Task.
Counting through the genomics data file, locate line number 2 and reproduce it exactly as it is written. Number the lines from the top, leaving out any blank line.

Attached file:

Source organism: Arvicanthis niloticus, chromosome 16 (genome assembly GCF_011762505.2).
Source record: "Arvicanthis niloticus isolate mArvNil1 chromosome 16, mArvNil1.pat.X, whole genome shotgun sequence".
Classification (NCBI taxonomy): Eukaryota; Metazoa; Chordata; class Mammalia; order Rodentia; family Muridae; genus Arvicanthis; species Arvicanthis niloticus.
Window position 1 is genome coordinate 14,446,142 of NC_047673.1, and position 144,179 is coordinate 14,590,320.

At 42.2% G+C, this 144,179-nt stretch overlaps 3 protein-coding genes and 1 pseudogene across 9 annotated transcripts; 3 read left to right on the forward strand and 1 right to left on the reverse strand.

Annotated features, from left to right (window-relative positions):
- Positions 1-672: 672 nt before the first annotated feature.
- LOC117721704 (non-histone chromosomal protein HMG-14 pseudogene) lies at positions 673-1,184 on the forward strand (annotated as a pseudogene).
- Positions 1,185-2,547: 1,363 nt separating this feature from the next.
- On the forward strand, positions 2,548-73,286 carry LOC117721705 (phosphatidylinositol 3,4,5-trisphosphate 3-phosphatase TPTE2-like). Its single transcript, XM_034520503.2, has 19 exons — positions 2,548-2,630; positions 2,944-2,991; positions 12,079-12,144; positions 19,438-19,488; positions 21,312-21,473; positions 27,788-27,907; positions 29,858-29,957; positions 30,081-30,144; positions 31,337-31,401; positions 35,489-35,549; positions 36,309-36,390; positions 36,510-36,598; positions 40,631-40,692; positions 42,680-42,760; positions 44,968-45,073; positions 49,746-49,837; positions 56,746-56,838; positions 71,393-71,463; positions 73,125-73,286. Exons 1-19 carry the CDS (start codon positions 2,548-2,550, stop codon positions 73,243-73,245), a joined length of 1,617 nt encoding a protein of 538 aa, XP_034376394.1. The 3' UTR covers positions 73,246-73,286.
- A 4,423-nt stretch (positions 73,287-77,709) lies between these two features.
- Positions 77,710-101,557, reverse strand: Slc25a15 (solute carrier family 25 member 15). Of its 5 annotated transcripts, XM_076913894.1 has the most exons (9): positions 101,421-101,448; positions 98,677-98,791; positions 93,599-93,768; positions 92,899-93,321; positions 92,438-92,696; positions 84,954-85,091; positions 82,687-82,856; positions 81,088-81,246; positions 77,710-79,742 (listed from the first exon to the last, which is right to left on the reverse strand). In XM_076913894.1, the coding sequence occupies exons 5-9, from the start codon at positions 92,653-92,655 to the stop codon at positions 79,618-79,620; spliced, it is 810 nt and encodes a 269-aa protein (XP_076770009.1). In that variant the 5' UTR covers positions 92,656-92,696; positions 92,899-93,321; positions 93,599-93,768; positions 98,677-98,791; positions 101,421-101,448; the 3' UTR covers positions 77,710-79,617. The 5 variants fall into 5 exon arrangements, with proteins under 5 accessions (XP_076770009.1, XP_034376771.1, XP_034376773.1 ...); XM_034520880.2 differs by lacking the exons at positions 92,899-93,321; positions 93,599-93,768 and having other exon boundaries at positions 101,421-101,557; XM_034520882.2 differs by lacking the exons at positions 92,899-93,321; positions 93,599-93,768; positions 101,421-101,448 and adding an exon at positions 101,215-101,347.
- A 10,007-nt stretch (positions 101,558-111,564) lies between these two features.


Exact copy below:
Source record: "Arvicanthis niloticus isolate mArvNil1 chromosome 16, mArvNil1.pat.X, whole genome shotgun sequence".